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See Where Pakistan Pay Rs50 Billion In CPEC

ISLAMABD: Pakistan CPEC  has promised to make payments of Rs50 billion to four China-Pakistan Economic Corridor
(CPEC) power plants early next week to save them from default and send a positive signal across the border ahead of a
visit by Prime Minister Shehbaz Sharif.

The decision was made on Friday in a meeting attended by Pakistan CPEC and Chinese stakeholders. Finance Minister Miftah
Ismail presided over the meeting, which was also attended by the heads of Chinese power producers.

The meeting discussed the outstanding payments to the Chinese IPPs in Pakistan and other hurdles faced by them,
according to a statement issued by the Ministry of Finance.

An official said that it was decided during the meeting that the Power Division would pay Rs50 billion to four Chinese
power plants in local currency instead of US dollar.

Power producers will buy US currency from the market and stagger their overseas payments aimed at putting minimum
pressure on the rupee. The government may conclude the Rs50 billion transactions as early as Tuesday, said the official.

Despite making nearly 90% payments against the billed amount, Pakistan still owes Rs74 billion to Sahiwal power plant,
owned by Huaneng Shandong Ruyi group.

Similarly, the government will have to make a total payment of Rs70 billion to Port Qasim power plant and another
Rs32 billion to Engro Powergen plant. The outstanding amount in favour of Hub power plant stands at Rs65 billion.

The payment of Rs50 billion to the four plants will partially address their financial woes, as Pakistan has not yet been
able to fulfill its promise of opening a bank account for saving the Chinese power plants from circular debt.

The financial condition of the Chinese power plants has deteriorated significantly due to delay in clearance of their
dues, largely on account of idle capacity payments and partially on account of power purchase cost.

The government of Pakistan owes at least Rs269 billion to 12 Chinese power plants as of this week, according to officials.

The finance minister also gave instructions to give a clear roadmap to the Chinese producers for clearing all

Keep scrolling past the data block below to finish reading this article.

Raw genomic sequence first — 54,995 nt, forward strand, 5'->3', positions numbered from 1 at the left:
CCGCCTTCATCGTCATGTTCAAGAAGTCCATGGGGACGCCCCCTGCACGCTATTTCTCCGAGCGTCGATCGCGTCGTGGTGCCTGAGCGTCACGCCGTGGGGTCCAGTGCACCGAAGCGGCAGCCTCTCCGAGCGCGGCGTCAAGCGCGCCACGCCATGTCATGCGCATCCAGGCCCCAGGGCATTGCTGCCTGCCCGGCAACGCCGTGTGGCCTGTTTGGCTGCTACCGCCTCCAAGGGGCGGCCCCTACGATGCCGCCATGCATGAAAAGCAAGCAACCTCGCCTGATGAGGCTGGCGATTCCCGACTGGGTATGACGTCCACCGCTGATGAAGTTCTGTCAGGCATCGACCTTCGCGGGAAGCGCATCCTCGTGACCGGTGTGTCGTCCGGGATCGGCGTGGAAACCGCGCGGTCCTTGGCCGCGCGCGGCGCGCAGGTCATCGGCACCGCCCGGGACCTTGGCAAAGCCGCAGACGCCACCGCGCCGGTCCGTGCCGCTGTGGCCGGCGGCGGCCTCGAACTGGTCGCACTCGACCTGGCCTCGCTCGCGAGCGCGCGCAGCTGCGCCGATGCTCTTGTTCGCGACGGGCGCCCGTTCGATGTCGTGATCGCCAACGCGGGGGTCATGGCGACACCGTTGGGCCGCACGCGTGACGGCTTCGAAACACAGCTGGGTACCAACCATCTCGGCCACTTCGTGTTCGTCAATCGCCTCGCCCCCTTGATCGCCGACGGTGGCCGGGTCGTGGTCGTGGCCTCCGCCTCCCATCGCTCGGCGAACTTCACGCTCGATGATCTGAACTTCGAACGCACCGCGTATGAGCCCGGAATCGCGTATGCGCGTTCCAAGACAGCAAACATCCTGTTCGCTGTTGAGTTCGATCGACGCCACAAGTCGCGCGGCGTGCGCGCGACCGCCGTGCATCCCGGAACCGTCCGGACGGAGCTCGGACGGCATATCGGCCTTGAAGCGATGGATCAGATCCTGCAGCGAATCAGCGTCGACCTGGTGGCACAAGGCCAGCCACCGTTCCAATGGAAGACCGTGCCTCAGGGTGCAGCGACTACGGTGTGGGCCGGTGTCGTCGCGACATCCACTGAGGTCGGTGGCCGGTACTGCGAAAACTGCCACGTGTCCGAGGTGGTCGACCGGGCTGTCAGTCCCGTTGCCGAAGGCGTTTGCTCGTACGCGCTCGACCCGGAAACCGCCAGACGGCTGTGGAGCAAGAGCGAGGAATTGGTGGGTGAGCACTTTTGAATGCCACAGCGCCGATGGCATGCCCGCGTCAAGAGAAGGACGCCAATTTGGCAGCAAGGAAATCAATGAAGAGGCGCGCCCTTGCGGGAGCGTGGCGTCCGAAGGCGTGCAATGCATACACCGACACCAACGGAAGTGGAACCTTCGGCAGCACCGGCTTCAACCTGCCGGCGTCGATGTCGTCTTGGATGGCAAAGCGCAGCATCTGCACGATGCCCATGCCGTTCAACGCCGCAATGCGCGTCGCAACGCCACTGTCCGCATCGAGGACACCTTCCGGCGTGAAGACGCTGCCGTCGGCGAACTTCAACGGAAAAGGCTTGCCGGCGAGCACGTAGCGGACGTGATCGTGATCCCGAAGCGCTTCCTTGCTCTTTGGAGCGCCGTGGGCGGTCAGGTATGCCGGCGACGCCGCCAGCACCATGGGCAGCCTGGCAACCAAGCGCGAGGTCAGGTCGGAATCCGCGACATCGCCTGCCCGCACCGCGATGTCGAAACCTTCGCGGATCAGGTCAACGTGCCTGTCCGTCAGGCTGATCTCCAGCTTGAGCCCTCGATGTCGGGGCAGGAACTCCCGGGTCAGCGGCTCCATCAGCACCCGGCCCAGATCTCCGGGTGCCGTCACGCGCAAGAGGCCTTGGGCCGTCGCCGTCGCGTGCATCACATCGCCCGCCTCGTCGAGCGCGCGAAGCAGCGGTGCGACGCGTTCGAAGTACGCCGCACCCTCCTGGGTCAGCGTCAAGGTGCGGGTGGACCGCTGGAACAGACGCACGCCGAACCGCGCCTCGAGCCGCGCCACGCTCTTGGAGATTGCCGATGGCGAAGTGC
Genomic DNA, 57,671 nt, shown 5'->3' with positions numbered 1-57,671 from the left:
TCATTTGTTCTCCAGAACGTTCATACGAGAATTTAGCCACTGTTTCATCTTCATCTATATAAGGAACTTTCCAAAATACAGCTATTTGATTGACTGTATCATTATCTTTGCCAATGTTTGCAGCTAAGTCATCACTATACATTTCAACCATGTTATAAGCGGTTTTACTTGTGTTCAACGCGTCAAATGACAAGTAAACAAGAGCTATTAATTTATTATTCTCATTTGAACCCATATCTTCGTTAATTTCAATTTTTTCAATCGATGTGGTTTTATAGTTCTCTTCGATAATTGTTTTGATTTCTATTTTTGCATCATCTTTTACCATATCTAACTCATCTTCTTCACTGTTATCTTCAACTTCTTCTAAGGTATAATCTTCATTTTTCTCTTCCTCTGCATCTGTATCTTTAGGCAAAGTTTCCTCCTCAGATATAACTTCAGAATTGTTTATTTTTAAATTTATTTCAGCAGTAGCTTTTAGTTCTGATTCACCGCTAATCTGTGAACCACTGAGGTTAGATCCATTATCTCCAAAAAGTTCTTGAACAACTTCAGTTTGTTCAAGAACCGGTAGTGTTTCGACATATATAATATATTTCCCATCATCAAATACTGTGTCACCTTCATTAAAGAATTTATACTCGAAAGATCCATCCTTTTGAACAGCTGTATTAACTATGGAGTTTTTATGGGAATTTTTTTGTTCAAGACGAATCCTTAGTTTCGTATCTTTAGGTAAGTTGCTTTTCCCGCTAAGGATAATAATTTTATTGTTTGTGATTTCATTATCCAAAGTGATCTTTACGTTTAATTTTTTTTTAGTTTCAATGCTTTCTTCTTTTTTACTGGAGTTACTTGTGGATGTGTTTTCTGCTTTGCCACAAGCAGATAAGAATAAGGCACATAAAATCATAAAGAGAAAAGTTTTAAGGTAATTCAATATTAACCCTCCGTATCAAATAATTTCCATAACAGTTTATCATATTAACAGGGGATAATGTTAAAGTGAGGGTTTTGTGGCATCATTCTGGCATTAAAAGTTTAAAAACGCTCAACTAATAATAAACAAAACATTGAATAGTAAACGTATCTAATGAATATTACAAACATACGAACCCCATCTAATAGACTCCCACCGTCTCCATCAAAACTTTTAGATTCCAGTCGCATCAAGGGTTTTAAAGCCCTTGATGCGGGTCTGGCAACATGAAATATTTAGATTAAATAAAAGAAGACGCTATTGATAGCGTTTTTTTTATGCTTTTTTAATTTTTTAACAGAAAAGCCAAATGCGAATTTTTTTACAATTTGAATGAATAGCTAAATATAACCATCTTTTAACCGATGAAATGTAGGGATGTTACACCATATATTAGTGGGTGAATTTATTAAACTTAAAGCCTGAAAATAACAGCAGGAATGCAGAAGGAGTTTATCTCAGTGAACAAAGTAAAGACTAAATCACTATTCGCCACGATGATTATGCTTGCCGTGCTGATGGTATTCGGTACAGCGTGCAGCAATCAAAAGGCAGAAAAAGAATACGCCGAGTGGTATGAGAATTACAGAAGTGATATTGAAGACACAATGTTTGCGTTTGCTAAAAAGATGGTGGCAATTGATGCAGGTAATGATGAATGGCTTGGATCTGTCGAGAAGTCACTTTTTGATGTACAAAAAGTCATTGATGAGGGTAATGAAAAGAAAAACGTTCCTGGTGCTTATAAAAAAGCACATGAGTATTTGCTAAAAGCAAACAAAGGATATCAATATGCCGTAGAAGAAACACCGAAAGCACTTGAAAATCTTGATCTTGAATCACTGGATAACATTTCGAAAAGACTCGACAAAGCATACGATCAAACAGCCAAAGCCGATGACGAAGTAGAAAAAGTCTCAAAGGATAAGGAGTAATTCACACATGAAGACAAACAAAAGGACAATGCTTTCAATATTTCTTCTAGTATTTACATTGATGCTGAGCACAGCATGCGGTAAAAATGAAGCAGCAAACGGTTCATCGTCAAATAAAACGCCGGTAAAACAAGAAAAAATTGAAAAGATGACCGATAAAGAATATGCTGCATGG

outstanding amounts by June next year.

However, the government of Pakistan has made similar promises in the past too. Just before his visit to Beijing in
February this year, former prime minister Imran Khan authorised payments of Rs50 billion to the CPEC power plants.

He also promised to open a dedicated bank account to save the Chinese IPPs from circular debt. But it did not happen.

Sources said Prime Minister Shehbaz Sharif may also soon go to Beijing and the government was keen to send
a positive message before his visit.

The finance minister expressed the resolve of the government to provide all kinds of facilities to Chinese investors,
according to the official statement. He assured the Chinese IPPs that their concerns would be addressed and
resolved immediately.

The minister also formed a technical committee comprising representatives of Finance and Power Divisions to
address concerns of Chinese investors.

The IMF has asked Pakistan to first negotiate with the Chinese producers and seek a reduction in the return on equity,
and extend the debt repayment period from the current 10 years before clearing their dues.

As a result, Pakistan has already given a written assurance to the IMF that it will “strive to reduce capacity payments,
as we pay the arrears, either by renegotiating the PPAs [Power Purchase Agreements] or by lengthening the duration
of bank loans”.

Pakistan CPEC also told the IMF that reimbursing high fuel prices resulted in the country falling behind in payment of
capacity charges owed to the Chinese power producers.

However, a Chinese energy expert argues that the financial impact of negotiations and debt restructuring of CPEC
power plants could be Rs10 billion – Rs50 billion annually.

He added that even to achieve this all involved international parties would have to change their guarantee or
investment body, with limited effect in rupee terms.

According to the Chinese authorities, the IMF has neglected the loss sustained by power distribution companies
whose financial impact was Rs500 billion annually.

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